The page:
Changing China

Giant on the move

Beijing Games: picture of the day

August 10, 2008


Rickey Rogers writes: Alessandro Bianchi created this wonderful image as he searched for a new angle from which to photograph the second day of the fencing competition.

Sports like fencing, boxing and judo are very repetitive for a photographer, and it takes a curious eye to find new angles. The picture is aesthetically pleasing with enough movement to give the reader an idea of what the sport is about, and its multi-layered composition invokes mystery.

The caption reads: Sturia Torkildsen of Norway (back) competes against Matteo Tagliariol of Italy (not pictured) during their epee bout in the men’s individual fencing competition at the Beijing 2008 Olympic Games, August 10, 2008. REUTERS/Alessandro Bianchi

Rickey Rogers is Reuters News Pictures Editor, Latin America. For a selection of other great Reuters pix from the Games click here. For the previous day’s chosen picture click here.


Interesting image.
Can you tell us how many different spots for still photographers are usually allowed?


Thanks for your question. For the Olympic “glamour” sports — athletics, gymnastics and swimming — we usually staff with between four and 12 photographers. For the other sports the usual is one photographer for a preliminary and two for a medal, but if there’s particular interest in a match or a participant we may send three.

Posted by David Schlesinger | Report as abusive

Thank you David for what you said, it was interesting. how many different positions (I mean spots, places) can you shoot? I mean, I know there are only some positions where photographers can stay, right? and how many?


Very nice composition, and certainly an interesting angle.

I suppose the ‘weightlifting’ tag wasn’t really intended, though :-)


Ah yes, quite right, Stephen. Fencing would have been a slightly better choice of tag. It was down to a last-minute change in our choice of pic of the day. We originally had a (very fine) shot from the weightlifting but after another nomination came in from one of our ideas I made a quick change (too quick).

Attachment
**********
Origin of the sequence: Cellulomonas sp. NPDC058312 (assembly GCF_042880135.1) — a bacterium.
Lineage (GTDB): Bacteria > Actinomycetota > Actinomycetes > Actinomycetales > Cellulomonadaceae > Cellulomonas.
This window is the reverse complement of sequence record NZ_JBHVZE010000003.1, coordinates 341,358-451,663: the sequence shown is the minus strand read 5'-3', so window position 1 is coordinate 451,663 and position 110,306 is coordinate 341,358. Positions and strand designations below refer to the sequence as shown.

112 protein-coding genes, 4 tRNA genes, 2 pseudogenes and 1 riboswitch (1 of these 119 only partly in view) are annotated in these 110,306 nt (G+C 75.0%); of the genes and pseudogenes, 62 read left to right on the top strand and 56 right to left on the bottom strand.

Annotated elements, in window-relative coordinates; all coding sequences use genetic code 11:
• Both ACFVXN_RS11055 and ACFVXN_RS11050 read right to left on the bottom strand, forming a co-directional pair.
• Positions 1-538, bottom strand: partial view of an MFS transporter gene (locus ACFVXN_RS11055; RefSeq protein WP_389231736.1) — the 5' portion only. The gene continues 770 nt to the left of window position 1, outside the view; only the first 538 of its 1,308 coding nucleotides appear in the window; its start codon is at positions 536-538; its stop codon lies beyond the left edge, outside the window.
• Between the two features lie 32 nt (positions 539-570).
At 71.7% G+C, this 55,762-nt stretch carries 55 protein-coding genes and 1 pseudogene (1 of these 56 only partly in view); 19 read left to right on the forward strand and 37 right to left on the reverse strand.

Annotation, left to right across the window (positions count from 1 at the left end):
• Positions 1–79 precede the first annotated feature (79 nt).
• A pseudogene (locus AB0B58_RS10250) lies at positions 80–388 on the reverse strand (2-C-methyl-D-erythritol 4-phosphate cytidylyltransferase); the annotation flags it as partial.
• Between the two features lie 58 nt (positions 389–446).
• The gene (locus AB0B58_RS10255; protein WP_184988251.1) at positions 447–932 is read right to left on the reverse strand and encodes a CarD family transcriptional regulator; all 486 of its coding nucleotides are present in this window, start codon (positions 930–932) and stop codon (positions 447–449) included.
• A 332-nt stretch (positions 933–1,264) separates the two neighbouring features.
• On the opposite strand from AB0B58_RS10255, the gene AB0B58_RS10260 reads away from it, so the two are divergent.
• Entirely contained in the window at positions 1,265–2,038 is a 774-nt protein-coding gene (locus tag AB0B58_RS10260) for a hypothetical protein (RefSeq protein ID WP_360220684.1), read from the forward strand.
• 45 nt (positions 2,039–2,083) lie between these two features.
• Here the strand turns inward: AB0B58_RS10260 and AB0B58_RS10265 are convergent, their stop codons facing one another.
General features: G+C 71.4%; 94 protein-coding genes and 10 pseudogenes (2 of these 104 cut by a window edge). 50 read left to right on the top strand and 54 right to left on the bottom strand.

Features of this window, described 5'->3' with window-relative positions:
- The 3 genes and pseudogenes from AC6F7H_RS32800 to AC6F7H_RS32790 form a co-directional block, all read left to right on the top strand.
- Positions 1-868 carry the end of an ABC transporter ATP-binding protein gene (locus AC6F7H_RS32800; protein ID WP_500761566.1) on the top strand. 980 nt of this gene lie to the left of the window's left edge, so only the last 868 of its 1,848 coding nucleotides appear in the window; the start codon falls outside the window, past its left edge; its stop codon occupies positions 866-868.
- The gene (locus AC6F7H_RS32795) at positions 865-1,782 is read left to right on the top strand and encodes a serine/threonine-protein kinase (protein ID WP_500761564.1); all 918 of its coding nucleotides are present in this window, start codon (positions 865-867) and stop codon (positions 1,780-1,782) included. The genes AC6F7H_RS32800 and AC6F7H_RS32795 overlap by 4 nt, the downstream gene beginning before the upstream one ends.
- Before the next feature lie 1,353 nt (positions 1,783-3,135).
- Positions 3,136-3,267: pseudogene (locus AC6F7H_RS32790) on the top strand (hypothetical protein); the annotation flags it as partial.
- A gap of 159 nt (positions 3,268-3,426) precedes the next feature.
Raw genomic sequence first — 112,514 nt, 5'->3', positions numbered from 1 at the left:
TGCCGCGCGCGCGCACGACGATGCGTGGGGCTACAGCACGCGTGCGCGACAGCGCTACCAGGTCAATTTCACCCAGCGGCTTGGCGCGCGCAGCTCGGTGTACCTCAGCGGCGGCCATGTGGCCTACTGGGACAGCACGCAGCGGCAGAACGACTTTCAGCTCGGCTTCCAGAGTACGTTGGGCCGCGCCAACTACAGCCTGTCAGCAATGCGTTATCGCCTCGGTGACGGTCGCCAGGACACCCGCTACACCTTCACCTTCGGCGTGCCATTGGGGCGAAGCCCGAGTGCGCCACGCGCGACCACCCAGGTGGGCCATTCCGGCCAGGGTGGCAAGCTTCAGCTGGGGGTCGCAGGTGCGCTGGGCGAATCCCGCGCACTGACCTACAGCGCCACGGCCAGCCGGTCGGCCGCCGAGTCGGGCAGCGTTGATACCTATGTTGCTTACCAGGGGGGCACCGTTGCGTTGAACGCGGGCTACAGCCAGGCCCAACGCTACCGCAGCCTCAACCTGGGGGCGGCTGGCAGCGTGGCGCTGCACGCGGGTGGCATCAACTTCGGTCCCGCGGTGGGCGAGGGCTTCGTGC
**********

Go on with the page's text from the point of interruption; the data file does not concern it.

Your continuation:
Posted by Kevin Fylan | Report as abusive

Marco – to your question on positions, it all depends on the venue. This is where so much of the planning work comes in. Photo editors from the main agencies work with organizers long in advance to try to get good positions set aside; then each news organization has its own plan of attack as to where to shoot from.

In the Olympic Sports Center Stadium, for example, there are eight possible photo positions. There are nine in the National Aquatic Center (but in truth there’s only one preferred one!)And there are four in the Fencing Hall.

Posted by David Schlesinger | Report as abusive

This image appears to be a composite of two images (I noticed when looking at the foreground person’s left leg and the background person’s right elbow). I was wondering whether that influenced your decision to select this as the pic of the day.

Posted by EG | Report as abusive

Hi EG. I put this to Rickey Rogers, who edited the picture. Here is what he has to say:

EG – The fact that it appears to be a composite of two images, due to its multi-layered composition, is one of the main attractions of this image.

But it is a single photograph. Alessandro took advantage of the two simultaneous bouts taking place and shot through the legs of one to achieve a repetition of elements, in this case the fencers’ legs, that makes for so many wonderful photographs.

The fact that he achieved a single-frame image so complex that it seems to be a composite one, is a tribute to his creativity.

Posted by Kevin Fylan | Report as abusive

what a rubbish pic

Posted by abc | Report as abusive

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